A complaint from many high school coaches is that the parents of their student-athletes do not trust their programming in the weight room. Something that has helped me is inviting parents in to train with you. At my previous school, we held what we called “Falcon Family Bootcamps.” The parents and their kids (my students) would come and train with me in the evenings. At my current school, we hold what we call a “Morning Machine Workout” group for parents. Even though the program design is much different than how we train the student-athletes, their parents getting to know me and my personality has gone a long way for them to believe that I have their son or daughter’s best interest in mind.
Another way we have instituted an open door policy in our strength and conditioning program is every year we host a Dads & Daughters Lift. On the weekend we have our female athletes invite their fathers to a workout that is designed by me. While I design the workout, the daughters help to coach their dads through the workout. This is a great time for me to get to know the fathers and the fathers to get to know me as a person and a coach. Additionally, it’s amazing to see the interactions between the dads and daughters.
We also hold a community workout to support a worthy cause. Last Thanksgiving, we hosted a community workout where attendees brought canned goods or gift cards in to benefit needy families for Thanksgiving. This was a great way for more of our parents and community to get a glimpse into our strength program and meet our coaches and it was a way for athletes to learn that the weight room can be about much more than just becoming bigger, stronger and faster.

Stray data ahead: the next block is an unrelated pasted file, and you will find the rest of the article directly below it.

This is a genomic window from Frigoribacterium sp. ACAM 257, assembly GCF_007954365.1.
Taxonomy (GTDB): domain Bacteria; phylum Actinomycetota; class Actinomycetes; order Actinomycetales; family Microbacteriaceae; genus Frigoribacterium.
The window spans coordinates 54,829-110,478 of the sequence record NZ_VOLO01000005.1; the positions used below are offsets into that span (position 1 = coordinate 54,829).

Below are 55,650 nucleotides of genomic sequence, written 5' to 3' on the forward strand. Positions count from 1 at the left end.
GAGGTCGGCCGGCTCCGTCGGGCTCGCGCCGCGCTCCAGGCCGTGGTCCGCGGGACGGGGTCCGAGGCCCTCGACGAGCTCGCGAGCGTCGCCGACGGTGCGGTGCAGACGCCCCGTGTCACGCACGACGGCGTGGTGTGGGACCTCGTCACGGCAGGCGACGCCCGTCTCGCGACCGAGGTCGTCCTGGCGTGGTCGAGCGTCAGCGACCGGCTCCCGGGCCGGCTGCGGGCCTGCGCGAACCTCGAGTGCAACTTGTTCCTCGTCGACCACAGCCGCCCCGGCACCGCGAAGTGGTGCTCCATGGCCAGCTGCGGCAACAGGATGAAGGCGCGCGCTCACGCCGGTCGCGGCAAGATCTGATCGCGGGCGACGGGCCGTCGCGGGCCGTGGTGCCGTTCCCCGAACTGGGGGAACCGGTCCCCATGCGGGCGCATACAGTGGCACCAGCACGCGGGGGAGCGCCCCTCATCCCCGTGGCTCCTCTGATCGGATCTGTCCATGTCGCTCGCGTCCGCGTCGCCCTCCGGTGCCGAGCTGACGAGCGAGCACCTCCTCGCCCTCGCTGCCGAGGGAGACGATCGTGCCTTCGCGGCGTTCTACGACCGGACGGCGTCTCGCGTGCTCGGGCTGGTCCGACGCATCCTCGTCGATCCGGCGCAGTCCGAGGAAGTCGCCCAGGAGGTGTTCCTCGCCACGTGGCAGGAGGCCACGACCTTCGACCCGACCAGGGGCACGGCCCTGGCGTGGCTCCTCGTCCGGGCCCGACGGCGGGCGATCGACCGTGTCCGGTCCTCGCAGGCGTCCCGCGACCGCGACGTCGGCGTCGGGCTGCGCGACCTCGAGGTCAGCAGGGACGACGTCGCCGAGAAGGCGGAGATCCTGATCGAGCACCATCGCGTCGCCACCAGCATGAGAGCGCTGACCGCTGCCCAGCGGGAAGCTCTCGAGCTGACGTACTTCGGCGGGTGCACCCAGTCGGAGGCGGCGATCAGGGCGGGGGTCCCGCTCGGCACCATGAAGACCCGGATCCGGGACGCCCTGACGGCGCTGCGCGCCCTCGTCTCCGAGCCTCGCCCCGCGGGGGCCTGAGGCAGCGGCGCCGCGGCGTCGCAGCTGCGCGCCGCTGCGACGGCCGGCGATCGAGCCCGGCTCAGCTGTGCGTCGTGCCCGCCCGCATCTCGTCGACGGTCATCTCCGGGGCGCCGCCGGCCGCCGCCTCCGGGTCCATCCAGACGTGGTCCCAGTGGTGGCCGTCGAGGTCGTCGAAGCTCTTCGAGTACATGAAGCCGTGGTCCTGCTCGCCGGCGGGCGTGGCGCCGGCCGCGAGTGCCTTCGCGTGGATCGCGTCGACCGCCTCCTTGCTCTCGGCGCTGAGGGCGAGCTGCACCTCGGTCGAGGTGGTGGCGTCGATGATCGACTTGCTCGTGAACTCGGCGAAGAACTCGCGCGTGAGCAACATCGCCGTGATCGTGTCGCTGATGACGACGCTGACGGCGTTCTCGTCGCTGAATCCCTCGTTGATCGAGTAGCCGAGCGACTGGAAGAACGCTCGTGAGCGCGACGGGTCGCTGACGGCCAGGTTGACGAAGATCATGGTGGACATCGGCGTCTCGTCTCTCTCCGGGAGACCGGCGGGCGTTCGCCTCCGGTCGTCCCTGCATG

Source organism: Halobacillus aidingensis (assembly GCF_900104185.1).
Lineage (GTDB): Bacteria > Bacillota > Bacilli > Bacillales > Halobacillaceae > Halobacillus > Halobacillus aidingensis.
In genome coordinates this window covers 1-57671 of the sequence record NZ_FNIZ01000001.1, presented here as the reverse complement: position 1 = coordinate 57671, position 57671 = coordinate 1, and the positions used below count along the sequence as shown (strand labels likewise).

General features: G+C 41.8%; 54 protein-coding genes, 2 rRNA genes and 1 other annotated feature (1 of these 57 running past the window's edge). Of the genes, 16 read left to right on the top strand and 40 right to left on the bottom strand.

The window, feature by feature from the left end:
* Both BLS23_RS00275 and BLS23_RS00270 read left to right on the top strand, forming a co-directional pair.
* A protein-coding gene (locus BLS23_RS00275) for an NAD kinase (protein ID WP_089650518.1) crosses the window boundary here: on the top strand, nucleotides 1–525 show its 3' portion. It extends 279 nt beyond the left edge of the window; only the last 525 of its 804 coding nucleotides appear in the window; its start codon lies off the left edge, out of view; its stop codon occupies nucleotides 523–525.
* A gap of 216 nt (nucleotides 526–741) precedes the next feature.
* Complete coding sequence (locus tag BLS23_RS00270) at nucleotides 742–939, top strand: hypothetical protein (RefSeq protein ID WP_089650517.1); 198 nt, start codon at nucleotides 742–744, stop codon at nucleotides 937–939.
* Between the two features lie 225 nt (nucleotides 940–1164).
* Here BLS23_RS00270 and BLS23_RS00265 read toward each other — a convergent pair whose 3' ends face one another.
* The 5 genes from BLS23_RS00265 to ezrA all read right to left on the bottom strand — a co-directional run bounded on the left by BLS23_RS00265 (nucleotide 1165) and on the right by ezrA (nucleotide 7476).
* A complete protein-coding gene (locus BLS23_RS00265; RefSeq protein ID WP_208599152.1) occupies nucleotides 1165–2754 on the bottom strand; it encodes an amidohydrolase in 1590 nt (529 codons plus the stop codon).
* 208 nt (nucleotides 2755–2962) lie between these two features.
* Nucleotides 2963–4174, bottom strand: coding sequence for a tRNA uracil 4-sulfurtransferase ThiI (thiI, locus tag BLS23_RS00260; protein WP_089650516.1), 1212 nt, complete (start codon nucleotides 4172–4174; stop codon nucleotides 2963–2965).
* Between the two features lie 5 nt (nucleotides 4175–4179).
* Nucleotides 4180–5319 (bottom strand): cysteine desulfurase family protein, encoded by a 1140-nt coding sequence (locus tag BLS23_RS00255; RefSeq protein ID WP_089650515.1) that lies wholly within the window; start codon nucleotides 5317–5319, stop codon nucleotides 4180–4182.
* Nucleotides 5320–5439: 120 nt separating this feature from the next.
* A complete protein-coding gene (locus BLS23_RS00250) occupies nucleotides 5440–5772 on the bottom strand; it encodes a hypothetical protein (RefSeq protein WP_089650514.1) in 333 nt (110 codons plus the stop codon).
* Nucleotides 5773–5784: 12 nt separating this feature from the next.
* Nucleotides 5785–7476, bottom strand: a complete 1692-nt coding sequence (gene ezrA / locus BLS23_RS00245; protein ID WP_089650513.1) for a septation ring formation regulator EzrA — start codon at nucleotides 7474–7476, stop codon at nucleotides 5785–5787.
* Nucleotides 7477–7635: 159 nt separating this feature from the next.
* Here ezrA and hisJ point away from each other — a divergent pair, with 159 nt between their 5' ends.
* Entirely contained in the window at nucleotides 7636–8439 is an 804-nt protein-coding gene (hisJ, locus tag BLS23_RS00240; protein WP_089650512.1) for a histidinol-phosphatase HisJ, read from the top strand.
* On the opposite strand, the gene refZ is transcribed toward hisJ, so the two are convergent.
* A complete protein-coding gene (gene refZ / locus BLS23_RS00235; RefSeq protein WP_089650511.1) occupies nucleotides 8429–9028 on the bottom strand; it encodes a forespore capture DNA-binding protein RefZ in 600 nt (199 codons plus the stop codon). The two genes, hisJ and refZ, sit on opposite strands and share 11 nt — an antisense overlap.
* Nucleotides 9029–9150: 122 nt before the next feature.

Finally, anyone who has ever run a high school weight room probably has struggled with having upwards of 40, 60, or even 100 student-athletes in the weight room at the same time. How can one coach properly supervise and coach this many athletes at one time? We love to get our sport coaches in the weight room to assist us but oftentimes that is not enough. By holding our Falcon Family Bootcamps, Morning Machine Workouts, and Community Workouts, we have been blessed to have parents, current students, and older brothers or sisters who may be in college or out of college want to volunteer in our strength program. This is amazing and allows me to get more “eyes” on our student-athletes in the weight room.